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Common Ground for Action (CGA): A Case Study in Design-Build Innovations in Online Deliberation

Democracy
Political Participation
Internet
Kara Dillard
James Madison University
Kara Dillard
James Madison University

Abstract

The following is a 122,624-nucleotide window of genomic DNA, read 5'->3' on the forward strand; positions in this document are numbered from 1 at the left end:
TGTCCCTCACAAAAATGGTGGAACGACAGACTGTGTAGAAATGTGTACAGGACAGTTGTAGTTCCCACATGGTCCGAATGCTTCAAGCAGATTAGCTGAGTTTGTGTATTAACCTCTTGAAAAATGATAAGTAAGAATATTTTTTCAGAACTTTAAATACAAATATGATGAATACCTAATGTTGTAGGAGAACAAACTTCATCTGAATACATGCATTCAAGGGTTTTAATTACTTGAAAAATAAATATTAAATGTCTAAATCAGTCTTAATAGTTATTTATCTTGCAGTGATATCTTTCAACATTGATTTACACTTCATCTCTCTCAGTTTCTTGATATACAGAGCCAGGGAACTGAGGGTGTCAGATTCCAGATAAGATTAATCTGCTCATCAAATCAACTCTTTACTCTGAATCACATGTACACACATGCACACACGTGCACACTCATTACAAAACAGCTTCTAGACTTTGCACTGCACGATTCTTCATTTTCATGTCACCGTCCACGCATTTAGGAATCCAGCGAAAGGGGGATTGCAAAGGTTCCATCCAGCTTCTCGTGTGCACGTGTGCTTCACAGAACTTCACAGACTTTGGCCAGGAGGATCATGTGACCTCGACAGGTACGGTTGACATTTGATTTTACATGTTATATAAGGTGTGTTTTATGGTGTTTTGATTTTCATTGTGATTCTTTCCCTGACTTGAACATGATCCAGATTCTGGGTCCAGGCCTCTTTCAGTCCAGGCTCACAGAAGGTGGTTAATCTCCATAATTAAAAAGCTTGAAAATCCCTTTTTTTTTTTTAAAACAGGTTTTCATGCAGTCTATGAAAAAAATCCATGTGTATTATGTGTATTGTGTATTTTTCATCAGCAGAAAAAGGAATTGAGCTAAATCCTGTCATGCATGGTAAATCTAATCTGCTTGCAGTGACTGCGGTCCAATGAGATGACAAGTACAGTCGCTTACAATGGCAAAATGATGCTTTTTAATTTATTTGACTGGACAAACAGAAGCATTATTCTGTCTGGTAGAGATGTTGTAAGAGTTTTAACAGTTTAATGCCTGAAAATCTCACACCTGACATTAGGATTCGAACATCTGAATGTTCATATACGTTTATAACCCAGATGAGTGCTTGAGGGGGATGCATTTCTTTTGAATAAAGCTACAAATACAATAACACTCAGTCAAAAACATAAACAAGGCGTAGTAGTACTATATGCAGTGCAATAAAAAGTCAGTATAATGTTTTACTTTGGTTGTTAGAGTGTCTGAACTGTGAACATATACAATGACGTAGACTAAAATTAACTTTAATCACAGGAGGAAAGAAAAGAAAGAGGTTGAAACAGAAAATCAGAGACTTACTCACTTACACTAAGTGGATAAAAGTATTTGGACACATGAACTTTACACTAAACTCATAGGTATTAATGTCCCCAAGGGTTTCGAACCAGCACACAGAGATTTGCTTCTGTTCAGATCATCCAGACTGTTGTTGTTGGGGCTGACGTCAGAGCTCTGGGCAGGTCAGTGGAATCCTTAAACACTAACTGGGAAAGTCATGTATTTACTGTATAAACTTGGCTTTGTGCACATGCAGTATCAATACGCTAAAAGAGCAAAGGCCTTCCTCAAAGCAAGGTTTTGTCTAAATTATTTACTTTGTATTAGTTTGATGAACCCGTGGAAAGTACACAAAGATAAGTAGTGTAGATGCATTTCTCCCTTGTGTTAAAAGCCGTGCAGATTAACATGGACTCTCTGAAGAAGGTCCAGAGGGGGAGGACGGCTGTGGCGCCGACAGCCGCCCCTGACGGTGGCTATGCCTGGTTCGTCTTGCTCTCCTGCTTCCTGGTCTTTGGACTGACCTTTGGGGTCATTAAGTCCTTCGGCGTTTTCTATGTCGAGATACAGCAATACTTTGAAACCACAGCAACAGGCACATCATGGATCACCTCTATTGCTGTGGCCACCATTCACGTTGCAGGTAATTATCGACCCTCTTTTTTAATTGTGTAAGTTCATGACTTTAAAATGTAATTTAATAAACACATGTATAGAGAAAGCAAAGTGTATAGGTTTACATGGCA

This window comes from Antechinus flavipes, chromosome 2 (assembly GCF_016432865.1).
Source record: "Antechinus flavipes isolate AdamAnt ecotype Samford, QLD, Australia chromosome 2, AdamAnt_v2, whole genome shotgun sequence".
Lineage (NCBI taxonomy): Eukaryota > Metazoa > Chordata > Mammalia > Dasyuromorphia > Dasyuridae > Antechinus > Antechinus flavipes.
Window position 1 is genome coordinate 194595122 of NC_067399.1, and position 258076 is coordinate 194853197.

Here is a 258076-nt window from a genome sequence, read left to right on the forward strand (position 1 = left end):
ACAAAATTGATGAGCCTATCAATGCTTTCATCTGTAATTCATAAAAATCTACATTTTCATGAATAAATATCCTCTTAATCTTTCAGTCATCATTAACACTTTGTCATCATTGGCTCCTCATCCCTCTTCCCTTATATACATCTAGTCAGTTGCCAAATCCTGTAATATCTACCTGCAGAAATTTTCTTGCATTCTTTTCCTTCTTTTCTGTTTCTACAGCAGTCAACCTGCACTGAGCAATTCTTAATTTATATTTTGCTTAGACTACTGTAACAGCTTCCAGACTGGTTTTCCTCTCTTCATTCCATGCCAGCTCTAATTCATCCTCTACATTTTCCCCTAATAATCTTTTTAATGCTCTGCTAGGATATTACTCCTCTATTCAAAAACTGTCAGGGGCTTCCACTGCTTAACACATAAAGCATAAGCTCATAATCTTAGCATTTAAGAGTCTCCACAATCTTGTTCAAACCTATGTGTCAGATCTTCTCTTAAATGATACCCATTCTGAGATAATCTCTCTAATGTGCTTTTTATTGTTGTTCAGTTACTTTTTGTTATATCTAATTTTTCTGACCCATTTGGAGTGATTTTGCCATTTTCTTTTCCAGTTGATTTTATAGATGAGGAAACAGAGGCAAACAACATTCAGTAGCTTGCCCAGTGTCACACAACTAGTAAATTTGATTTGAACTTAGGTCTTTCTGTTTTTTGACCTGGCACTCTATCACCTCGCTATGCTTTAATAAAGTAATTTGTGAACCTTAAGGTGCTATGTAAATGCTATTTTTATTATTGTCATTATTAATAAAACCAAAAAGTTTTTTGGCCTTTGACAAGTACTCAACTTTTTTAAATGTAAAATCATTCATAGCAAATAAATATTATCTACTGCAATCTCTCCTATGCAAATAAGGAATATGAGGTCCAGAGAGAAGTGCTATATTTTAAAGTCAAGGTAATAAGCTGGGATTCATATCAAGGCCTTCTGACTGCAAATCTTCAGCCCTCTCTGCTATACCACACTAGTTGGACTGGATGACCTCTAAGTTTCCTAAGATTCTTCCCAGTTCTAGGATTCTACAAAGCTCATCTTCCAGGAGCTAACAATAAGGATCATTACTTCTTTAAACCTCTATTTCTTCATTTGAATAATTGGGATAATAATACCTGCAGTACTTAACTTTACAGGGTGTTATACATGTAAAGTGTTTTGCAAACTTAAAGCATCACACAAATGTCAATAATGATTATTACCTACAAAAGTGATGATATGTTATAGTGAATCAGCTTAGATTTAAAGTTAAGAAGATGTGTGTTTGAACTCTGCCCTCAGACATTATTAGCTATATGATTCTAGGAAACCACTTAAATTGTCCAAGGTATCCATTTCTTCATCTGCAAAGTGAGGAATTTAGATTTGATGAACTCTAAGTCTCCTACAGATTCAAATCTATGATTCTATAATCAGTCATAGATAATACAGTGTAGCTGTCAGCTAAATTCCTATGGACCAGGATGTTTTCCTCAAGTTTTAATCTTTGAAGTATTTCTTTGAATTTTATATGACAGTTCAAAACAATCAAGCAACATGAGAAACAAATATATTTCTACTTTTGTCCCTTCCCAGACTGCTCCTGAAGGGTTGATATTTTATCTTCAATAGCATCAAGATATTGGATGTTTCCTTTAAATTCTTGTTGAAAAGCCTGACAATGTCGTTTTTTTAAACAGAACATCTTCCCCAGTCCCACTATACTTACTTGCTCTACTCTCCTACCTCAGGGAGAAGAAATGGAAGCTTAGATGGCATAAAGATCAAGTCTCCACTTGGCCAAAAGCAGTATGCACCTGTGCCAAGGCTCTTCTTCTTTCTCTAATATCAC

Understanding how online deliberation platform designs interact with their citizen-users in ways that shape democratic practice and talk is critical to advancing the field of deliberative democracy. The scholarly trend of exploring questions of design impact on online citizen deliberation has fielded a wide variety of results. Online deliberation positivists argue that such spaces encourage more politically indifferent people to participate and that talk will be free and equal, whereas cyber-pessimists posit barriers like access, speed, and anonymity make online deliberation problematic. At the microlevel, explanations of deliberative talk online has mainly fallen into two categories: Shoehorning different online talk into deliberative frameworks or ideals; and taking the Habermasian ideals of deliberative talk and assessing whether online talk matches those ideals. All of these overarching strategies of assessing online deliberation often ignore the software design and features that enable and constrain deliberation in these spaces. As many studies have argued, design matters (Friess & Eilders, 2015; Janssen & Kies, 2004, 2005; Rossini & Stromer-Galley, 2018), but much of what we know about online deliberation stems from platforms not intentionally designed to encourage deliberation. This essay explores the development, innovative features, and uses of the online deliberation platform Common Ground for Action (CGA). CGA’s design was created using agile methodology, a coding practice common among software developers, with iterations developed in consultation with a wide range of deliberation practitioners, public issues facilitators, and serious game designers to create a platform specific and exclusive to small group public deliberation. Two animating questions based on deliberative theory drove the game-design process, making CGA a unique study that challenges previously supported hypotheses and hallmarks of online deliberation: (1) how can we best ensure citizens talk and adopt deliberative attitudes in a space where they can’t see or hear each other; (2) how can we encourage and make visible the choicework process that is at the heart of deliberation. Using three meta-case studies of major projects utilizing Common Ground for Action as the primary deliberation treatment – in online deliberative forums for U.S. Members of Congress, in online deliberations for college students across a diversity of US-based universities, and in an initiative encouraging online deliberation on key 2020 election issues sponsored by a major US newspaper – this essay examines the utility and function of the deliberation theory-based design features of CGA as well as the drawbacks and constraints of game design as they relate to promoting deliberative talk and choicework. Results show that deliberating participants were less likely to use uncivil and outrage language when dialoguing and more likely to adopt deliberative attitudes such as empathy, reflexivity, political efficacy, and finding agreement as well as promoting high quality civic behavioral outcomes such as increased voting rates. This research offers a new way to think about online deliberation design methodology, a new methodological assessment of talk and forum structure, and as a result, advance new lines research for online deliberation.